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An Asset Allocation Puzzle

  • Canner, Niko
  • Mankiw, N Gregory
  • Weil, David N

This paper examines popular advice on portfolio allocation among cash, bonds, and stocks. It documents that this advice is inconsistent with the mutual-fund separation theorem, which states that all investors should hold the same composition of risky assets. In contrast to the theorem, popular advisors recommend that aggressive investors hold a lower ratio of bonds to stocks than conservative investors. The paper explores various possible explanations of this puzzle and finds them unsatisfactory. Copyright 1997 by American Economic Association.

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Article provided by American Economic Association in its journal American Economic Review.

Volume (Year): 87 (1997)
Issue (Month): 1 (March)
Pages: 181-91

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Handle: RePEc:aea:aecrev:v:87:y:1997:i:1:p:181-91
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  1. Merton, Robert C, 1973. "An Intertemporal Capital Asset Pricing Model," Econometrica, Econometric Society, vol. 41(5), pages 867-87, September.
  2. Stanley Fischer, 1983. "Investing for the Short and the Long Term," NBER Chapters, in: Financial Aspects of the United States Pension System, pages 153-176 National Bureau of Economic Research, Inc.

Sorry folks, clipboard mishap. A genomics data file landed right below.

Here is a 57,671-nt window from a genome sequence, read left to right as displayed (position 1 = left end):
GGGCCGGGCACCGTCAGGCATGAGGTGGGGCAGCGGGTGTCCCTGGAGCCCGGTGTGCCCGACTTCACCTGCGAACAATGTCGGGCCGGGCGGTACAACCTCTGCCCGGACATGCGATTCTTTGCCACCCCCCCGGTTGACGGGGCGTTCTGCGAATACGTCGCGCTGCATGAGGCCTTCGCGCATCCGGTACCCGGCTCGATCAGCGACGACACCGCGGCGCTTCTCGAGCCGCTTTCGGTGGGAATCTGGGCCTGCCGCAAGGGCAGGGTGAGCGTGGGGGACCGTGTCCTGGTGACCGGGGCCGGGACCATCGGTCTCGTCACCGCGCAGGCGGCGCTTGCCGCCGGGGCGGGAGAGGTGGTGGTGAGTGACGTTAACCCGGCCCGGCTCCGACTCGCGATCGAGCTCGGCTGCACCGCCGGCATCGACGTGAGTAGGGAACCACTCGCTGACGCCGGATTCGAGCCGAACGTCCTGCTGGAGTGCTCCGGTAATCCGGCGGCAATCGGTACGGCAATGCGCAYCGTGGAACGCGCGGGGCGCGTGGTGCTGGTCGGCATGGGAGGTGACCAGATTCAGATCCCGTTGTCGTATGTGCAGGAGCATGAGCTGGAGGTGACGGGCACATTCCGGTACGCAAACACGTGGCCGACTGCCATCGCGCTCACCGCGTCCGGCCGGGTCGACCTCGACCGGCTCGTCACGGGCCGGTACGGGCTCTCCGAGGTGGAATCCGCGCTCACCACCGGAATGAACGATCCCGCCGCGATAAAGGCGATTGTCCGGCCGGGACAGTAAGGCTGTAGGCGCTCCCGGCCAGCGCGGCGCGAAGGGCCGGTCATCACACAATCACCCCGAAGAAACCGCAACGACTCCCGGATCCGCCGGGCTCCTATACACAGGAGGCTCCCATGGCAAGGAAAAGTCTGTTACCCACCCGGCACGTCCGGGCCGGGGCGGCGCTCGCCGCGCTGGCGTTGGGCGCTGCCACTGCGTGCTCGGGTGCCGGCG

3. Shafir, Eldar & Diamond, Peter & Tversky, Amos, 1997. "Money Illusion," The Quarterly Journal of Economics, MIT Press, vol. 112(2), pages 341-74, May.
  4. Campbell, John, 1987. "Stock Returns and the Term Structure," Scholarly Articles 3207699, Harvard University Department of Economics.
  5. Hentschel, Ludger & Campbell, John, 1992. "No News is Good News: An Asymmetric Model of Changing Volatility in Stock Returns," Scholarly Articles 3220232, Harvard University Department of Economics.
  6. Akerlof, George A & Yellen, Janet L, 1985. "Can Small Deviations from Rationality Make Significant Differences to Economic Equilibria?," American Economic Review, American Economic Association, vol. 75(4), pages 708-20, September.
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